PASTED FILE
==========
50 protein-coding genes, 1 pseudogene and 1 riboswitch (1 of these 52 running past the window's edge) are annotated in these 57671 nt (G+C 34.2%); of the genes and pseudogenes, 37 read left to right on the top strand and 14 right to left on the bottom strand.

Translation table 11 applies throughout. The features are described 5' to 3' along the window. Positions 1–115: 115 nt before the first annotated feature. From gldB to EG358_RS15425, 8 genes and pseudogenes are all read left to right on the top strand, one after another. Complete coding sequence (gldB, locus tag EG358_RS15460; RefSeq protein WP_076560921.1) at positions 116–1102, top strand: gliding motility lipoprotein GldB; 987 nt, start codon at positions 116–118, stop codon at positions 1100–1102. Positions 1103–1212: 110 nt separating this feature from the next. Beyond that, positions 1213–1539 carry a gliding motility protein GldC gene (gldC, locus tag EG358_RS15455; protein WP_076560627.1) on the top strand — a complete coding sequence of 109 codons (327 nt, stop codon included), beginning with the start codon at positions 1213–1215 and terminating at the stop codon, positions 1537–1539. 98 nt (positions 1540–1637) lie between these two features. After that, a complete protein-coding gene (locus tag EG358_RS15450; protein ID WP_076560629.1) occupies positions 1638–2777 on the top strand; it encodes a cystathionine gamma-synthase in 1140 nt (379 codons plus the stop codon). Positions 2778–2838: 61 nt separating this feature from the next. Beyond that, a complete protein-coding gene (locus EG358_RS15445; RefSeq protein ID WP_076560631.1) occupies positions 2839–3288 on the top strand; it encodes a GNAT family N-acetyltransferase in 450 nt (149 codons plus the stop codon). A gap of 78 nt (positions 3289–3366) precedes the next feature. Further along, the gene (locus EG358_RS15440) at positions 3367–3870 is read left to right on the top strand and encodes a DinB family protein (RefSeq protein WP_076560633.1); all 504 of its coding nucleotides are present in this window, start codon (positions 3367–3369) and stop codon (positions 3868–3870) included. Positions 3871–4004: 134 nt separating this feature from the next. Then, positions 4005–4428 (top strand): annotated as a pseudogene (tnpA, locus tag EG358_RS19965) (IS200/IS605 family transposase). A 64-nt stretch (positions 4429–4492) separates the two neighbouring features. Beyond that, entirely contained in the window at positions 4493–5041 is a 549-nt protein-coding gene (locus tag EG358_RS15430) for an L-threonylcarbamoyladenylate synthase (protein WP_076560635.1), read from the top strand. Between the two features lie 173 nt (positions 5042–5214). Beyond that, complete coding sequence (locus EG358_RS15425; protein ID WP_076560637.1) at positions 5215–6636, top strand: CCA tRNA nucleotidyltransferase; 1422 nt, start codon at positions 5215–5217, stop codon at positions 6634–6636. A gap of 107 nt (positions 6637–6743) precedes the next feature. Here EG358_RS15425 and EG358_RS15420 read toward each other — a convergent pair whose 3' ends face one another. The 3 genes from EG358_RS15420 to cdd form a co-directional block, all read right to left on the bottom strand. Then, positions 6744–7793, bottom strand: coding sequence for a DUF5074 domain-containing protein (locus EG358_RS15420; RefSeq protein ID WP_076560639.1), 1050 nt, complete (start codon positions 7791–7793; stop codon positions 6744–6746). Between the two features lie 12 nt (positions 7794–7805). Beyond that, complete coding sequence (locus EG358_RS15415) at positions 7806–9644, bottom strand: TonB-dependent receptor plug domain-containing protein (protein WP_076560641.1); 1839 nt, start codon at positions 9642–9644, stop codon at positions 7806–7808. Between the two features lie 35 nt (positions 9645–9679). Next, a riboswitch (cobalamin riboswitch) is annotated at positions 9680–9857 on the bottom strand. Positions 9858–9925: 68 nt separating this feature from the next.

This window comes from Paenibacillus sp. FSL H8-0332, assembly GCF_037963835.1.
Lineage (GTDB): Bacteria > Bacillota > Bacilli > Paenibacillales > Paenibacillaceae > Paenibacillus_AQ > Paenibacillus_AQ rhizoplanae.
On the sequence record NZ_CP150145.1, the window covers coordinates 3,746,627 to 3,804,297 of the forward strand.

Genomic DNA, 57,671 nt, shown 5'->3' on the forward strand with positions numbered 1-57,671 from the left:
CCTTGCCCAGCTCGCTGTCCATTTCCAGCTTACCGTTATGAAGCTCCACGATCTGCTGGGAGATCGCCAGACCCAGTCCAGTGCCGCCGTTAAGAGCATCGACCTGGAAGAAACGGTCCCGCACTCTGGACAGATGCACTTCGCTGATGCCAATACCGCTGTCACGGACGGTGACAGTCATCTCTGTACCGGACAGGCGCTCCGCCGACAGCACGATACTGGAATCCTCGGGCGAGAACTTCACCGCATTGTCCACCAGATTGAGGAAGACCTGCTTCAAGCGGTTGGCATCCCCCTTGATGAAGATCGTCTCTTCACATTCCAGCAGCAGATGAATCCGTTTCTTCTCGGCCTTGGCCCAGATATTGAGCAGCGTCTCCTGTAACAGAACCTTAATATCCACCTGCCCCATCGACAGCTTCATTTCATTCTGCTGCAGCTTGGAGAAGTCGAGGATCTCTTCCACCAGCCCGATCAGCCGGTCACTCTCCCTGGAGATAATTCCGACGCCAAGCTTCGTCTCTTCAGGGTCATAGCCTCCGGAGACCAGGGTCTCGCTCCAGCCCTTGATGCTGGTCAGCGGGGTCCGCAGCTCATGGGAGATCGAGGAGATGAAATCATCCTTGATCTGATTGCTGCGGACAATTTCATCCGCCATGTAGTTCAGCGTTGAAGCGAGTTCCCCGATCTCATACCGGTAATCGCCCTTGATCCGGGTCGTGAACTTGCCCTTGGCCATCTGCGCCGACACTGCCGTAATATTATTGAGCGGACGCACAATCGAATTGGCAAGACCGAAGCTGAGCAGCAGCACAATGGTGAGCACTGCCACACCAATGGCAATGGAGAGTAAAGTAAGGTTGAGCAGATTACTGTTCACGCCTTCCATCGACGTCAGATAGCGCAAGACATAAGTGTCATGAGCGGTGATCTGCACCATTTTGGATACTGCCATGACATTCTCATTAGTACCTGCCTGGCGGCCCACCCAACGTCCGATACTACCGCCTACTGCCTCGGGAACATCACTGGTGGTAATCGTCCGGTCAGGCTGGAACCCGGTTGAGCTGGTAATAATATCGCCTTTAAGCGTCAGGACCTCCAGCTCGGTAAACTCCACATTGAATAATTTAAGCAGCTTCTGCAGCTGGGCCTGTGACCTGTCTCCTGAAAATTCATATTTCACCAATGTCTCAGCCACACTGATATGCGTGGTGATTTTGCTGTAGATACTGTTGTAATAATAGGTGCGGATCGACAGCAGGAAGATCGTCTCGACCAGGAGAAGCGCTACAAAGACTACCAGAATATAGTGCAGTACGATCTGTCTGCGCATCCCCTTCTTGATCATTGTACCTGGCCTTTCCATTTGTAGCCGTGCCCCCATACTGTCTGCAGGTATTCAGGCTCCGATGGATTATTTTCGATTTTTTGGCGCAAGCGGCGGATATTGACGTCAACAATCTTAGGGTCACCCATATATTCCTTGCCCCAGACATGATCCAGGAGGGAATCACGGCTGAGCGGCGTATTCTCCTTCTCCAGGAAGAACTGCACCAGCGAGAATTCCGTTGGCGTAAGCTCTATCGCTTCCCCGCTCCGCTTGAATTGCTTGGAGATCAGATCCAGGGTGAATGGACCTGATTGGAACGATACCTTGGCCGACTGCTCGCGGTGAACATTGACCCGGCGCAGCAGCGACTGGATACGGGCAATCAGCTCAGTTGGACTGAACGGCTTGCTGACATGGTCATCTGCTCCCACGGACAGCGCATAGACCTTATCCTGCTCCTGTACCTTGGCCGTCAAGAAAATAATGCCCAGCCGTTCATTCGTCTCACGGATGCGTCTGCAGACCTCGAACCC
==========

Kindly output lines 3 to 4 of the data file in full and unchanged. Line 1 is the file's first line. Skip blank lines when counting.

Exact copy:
This window comes from Paenibacillus sp. FSL H8-0332, assembly GCF_037963835.1.
Lineage (GTDB): Bacteria > Bacillota > Bacilli > Paenibacillales > Paenibacillaceae > Paenibacillus_AQ > Paenibacillus_AQ rhizoplanae.